Then I’m also interested in climate tech and healthtech, especially proactive health; how can you help yourself to stay healthy, rather than treat yourself when you’re sick.  

Cherry recently launched a coaching programme for entrepreneurs. Would you say it’s an especially hard time to be a founder at the moment? 

I think it’s really tough. I don’t know about you — but just opening up the news, reading about multiple wars without any solution in sight, the elections being tampered with by troll factories, seeing Trump potentially gaining power again, seeing kids feeling very depressed because they’re spending too much time online. There’s so much heaviness in the news. I would love for more positive news to be featured — and we didn’t even mention the climate crisis! 

And then it comes down to, what can I do in my day-to-day life that can contribute to a solution to this or help the situation to become better? That’s why I think we've seen so many mission-led founders, and I love the fact that we have seen this very big uptick in how many people are tackling real problems. 

But then again, being responsible for a company raising money, I mean, it's not like the deal is done when you sign the term sheet; actually that's when you get the money and the journey starts. You have people that are expecting a salary every month and it comes down to you being able to run this company. So I understand that the pressure can be immense. Plus, I also think it's very hard to be the partner to a founder because you live and breathe your company as if it's your baby — and having the understanding at home is also important. So you can probably feel pressure both from the work collective of people, and then at home, so I get that it's super hard. 

I think you need to have a few survival tactics, and also realise that it's a long run, you can't sprint a marathon, you need to take care of yourself, otherwise, you can't expect to perform. Maybe that's why some people in the startup industry are so interested in longevity, and health hacks, why we have the Oura rings and stuff, because in order to do all this work, we need to be in really good shape, both mentally and physically, and I think it requires a lot of discipline. There’s not that many hours in the day left after taking care of yourself and your health and your company.

If you recognise that a founder is struggling, how do you approach that?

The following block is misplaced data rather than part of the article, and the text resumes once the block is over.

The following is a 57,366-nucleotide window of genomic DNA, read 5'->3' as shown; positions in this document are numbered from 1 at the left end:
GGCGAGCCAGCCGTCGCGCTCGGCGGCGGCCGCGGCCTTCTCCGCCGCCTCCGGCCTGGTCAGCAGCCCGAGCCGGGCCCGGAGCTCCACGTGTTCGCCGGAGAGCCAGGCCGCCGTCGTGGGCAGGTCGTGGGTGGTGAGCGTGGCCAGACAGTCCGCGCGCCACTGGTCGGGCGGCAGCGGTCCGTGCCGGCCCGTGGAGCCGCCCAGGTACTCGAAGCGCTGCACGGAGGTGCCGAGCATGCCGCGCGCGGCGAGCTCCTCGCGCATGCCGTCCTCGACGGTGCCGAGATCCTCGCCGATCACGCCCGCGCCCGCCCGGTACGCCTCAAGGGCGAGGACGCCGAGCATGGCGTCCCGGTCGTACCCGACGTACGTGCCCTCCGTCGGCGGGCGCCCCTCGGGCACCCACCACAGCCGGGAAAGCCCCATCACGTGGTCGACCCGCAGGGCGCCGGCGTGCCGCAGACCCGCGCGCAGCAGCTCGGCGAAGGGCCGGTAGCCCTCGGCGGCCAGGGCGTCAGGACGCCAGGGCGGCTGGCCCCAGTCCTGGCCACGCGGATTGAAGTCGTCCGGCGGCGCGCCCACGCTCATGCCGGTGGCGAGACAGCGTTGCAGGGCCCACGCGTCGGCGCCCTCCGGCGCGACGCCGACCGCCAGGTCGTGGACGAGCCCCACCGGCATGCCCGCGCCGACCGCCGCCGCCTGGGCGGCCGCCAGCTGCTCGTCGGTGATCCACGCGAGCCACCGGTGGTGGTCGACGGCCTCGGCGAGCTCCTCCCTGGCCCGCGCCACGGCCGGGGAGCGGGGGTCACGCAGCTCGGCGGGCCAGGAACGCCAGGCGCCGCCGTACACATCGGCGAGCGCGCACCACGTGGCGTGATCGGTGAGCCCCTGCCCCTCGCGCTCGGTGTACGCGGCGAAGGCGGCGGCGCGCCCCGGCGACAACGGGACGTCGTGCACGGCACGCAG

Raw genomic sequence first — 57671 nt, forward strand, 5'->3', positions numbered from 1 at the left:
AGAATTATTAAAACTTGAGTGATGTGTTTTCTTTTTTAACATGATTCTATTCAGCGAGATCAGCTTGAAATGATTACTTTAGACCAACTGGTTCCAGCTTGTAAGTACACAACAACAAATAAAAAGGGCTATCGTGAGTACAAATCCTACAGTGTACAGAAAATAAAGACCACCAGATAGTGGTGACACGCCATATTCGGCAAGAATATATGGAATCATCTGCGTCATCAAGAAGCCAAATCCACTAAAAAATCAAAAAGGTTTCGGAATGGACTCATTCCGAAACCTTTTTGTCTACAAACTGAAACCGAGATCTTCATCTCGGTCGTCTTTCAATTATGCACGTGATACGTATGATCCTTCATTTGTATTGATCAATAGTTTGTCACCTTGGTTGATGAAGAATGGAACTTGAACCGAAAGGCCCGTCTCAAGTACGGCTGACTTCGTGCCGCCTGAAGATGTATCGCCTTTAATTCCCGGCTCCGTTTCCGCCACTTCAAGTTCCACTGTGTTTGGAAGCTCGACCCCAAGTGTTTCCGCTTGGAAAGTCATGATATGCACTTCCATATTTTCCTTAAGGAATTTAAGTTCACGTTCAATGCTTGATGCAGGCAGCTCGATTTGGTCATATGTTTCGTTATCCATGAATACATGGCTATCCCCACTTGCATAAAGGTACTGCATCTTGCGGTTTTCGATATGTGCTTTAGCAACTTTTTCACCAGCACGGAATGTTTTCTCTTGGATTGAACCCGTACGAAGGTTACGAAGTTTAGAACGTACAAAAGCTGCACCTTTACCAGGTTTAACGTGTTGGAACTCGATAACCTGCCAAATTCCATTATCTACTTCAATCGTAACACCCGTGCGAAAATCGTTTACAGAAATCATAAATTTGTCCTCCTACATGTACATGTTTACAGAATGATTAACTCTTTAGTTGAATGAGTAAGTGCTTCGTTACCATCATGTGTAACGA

I’ve seen so many investors being very harsh and bullish in board meetings. So I take pride in creating a safe environment and also bring it up myself. We need to put it on the agenda and talk about it as if it's not a weird thing. It probably would be weird if you're not exhausted at some point. I can encourage them to take time off, to work with a coach if they don't have one, almost saying, I think it's a ‘need to’, and also letting them debrief. Sometimes they just need someone who can listen and let them vent. 

In board meetings, I normally talk about organisational health: Give me an update on how the team’s doing? And how are you doing? Who has an overload of work pressure now? How are you dealing with the stress level right now, because I can see from all of the things going on that this is a lot, for anyone? 

Looking back to the Spotify days, what have you taken away from how that organisation was built? 

One thing that Daniel [Ek] does really well is that he is super curious, and he takes advice, and asks for advice from more senior leaders. So it felt like he was always a very open minded person who always brought new ideas that we could try out. His openness and curiosity, and taking time to reflect, was inspiring. He didn't feel like someone who was just executing without thinking. 

Then I think he communicated the vision clearly; he did so when you had chats with him, but also through all hands. And often he also took the time to write a long email explaining a strategy for an important project. 

Daniel Ek's openness and curiosity, and taking time to reflect, was inspiring.